This post is part of SpicyIP’s coverage of the Fourth Global Congress on Intellectual Property and the Public Interest.
The second session of Day 1 featured some extremely fascinating insights from across the developing world, adding fresh glosses to familiar themes in some cases, as well as radical new ideas from the bottom up in others.
First up was Prof. Anil Gupta, co-ordinator of the path-breaking Honey Bee Network, which aims to connect small innovators (who seem to be all-pervasive in developing countries) with each other as well as the wider world, helping them secure IP protection for their inventions. Prof. Gupta started off with an almost Gandhian mission statement, noting that his organisation sought to articulate IP rights in a manner that does not inflict harm upon anyone. Emphasizing just how counter-intuitive his organisation’s credo was, he noted the fact that entire disciplines of human endeavour such as ethnobotany had once rested on the unattributed “borrowing” of indigenous people’s knowledge.
He pointed out that some innovations had the potential to spawn hundreds of derivative inventions, and the equitable sharing of the benefits arising out of these technological advances could result in the formation of a “technology commons”. In closing, he argued that developed countries have an obligation to ensure the transfer of technology, through systems such as global patent pools, for instance.
Prof. Gupta was followed by our own Prof. Basheer, whose presentation was titled “Iatrogenic Innovation: Curing the Patent Cancer”. Prof. Basheer argued that the current IP system effectively reflected an iatrogenesis of sorts, where the patent drug (cure) meant to remedy the free rider problem ended up diseasing the innovation ecosystem! Or in the words of Mathew Prior, the remedy turned out to be worse than the perceived disease.Put another way, he argued that if the patent system were a drug, it would never gain regulatory approval since it would fail to demonstrate either efficacy or safety. He noted that the best of economists have not found convincing data as yet to conclude that IP definitively enhances the rate and range of innovation. Rather many of them suggest that innovation (in a number of contexts) was better served by non-IP innovation incentives. He argued that at best, IP has a placebo effect attracting investors simply because of a signalling effect, through which they perceive stronger IP as being reflective of greater innovative output. Further, on the safety side, he argued, that patents came with pernicious side effects, such as blocking patents, high prices and trolls. However, owing to international instruments such as TRIPS, he noted that one could not simply do away with patents wholesale! Rather, one must creatively leverage TRIPS flexibilities. One way to do this is to move IP from a regime of exclusivity to one of equity. He noted that the trend was for legislators to make laws specifying exclusivity, and for courts to read these laws in a manner that returned equitable results. He wondered what the future should hold for us, recommending a middle path of sorts, in the form of a “compensatory commons”, in which exclusivity would be replaced by a more equitable “take and pay” regime.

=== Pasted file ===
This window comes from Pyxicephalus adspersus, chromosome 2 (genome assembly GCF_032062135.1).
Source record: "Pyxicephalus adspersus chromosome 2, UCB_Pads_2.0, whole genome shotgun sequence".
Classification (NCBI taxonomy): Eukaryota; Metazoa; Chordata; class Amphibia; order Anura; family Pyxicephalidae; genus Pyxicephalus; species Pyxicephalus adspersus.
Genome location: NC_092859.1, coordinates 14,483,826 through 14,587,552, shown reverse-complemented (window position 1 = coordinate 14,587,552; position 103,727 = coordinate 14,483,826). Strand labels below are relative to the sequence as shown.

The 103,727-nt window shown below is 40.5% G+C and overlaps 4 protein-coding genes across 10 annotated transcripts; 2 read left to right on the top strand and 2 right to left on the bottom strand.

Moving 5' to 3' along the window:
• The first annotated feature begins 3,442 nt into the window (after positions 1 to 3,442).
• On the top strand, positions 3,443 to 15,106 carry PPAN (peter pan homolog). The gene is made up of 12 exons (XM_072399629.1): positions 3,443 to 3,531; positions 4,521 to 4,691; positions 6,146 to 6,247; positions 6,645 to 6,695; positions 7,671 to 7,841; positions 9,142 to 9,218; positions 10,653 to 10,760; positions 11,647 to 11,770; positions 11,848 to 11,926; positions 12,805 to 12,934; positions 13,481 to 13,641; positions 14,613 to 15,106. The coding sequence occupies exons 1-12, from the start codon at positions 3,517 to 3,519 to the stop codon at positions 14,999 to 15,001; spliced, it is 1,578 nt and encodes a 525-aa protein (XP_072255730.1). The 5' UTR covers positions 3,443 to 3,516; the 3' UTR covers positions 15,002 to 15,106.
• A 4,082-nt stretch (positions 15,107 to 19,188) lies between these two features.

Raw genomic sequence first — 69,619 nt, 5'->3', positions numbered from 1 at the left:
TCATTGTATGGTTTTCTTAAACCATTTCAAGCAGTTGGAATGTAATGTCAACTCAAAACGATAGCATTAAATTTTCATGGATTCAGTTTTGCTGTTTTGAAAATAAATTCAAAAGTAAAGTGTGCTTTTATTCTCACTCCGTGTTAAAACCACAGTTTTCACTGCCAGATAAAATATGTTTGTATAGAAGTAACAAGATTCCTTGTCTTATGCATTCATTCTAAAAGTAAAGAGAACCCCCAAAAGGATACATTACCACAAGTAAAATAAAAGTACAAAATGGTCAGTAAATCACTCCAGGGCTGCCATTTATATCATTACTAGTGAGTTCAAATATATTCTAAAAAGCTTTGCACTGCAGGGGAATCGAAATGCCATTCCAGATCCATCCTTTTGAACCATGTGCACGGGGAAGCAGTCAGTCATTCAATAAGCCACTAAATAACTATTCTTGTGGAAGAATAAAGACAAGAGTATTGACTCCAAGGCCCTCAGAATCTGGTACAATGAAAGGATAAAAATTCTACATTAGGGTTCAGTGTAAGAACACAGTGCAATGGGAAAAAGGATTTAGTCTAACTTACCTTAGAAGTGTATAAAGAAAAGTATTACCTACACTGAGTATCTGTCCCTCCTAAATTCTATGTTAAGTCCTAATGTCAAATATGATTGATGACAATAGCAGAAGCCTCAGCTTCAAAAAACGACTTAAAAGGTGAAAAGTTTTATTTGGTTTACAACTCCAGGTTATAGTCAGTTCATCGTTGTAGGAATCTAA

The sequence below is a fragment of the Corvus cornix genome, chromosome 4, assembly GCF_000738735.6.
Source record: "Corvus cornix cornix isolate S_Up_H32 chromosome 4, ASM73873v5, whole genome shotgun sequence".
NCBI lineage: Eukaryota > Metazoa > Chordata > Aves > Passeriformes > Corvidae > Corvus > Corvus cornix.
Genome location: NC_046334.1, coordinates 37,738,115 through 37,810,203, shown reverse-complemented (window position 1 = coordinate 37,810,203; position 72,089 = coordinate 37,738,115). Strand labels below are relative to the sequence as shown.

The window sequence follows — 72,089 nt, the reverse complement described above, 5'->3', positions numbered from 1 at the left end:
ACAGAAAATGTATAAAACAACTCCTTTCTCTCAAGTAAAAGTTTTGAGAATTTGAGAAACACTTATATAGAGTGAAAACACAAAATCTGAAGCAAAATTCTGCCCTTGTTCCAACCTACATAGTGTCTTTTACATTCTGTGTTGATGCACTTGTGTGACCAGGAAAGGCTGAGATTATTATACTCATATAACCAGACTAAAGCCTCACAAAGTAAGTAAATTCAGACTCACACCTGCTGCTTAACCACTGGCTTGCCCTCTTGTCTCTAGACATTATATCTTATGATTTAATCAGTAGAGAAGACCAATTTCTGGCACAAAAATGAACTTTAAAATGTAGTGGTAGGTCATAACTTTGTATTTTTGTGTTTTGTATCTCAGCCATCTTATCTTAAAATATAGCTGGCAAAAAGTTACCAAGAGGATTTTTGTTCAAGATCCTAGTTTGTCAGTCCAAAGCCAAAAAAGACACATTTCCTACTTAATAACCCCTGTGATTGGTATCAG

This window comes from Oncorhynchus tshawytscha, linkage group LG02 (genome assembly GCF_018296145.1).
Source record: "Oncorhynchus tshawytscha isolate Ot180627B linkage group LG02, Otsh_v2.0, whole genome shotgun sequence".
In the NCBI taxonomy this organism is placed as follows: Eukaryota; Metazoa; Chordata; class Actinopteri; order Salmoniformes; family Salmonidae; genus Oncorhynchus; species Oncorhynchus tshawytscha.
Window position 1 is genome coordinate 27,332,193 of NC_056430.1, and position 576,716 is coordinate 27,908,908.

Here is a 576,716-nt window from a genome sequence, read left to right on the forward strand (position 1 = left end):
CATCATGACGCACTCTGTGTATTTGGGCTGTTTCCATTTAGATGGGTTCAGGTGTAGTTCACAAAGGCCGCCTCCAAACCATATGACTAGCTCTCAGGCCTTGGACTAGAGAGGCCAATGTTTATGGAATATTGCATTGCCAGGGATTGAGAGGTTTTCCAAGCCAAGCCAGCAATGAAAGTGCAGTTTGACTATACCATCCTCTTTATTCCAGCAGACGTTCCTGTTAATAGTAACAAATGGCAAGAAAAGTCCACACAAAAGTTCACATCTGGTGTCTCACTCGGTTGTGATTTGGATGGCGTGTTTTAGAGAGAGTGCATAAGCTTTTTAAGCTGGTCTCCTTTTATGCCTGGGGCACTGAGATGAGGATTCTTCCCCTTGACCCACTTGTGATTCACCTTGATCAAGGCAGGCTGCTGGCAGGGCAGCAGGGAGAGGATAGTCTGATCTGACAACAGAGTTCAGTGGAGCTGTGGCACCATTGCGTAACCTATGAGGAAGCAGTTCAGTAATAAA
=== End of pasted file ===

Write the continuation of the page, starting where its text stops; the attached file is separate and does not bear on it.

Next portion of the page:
Allan Rocha De Souza then brought us up to speed with the developments in Brazil, providing a unique perspective of the interaction between civil society and legal change. He noted that the last few years had seen a significant thrust against activism, with a gradual takeover of policymaking by large corporations and their proxies. He did, however, note that the ratification of the Marrakesh Treaty and other recent developments signalled a change in fortunes, but suggested a paradox in that they had occurred precisely because civil society had “laid low” over the last year or so.
Shiba Phurailatpam then narrated his experience on the ground with the A2M movement noting that there existed a grave necessity for the latest and most effective medication to be delivered at the lowest possible price. He echoed the sentiment of previous speakers when he emphasized that this area of the IP debate was the most non-negotiable, since A2M issues were literally questions of life and death.
Jayashree Watal gave us a peek into the negotiations that preceded the TRIPS Agreement, arguing that developing countries fully understood what they were getting into when they signed up for it. She further argued that there were five principal reasons for developing countries accepting TRIPS standards: it contained enough flexibilities for poorer countries to play around with; the alternative was a slew of bilateral negotiations between obviously unequal parties, leading to FTAs that enshrined much higher standards of IP protection; there was a coalition within the North itself to incorporate some flexibilities into the TRIPS; and the predominant economic rationale of the time, based on the Washington Consensus, of which strong IP protection was a logical extension. She further emphasised that the IP-Trade link isn’t always a bad thing. Illustratively, she pointed the audience to cases such as US-Gambling, in which smaller countries such as Antigua and Barbuda could take on larger countries such as the US with the threat of cross-retaliation. Finally, she asserted that developing countries had now learnt to play the trade game to their own advantage, negating much of the pernicious impact the IP-Trade link poses to public interest activists.
Rounding off the session was Shishir Jha’s presentation, in which he highlighted the problems surrounding the academic publication ecosystem, and Renata Avila’s novel solution to the problem of IP-globalisation, in which she argued that smaller countries such as Guatemala would benefit from the use of strategic litigation at the constitutional level to assert the public interest in IP.
Watch this space for more updates on the GCIP!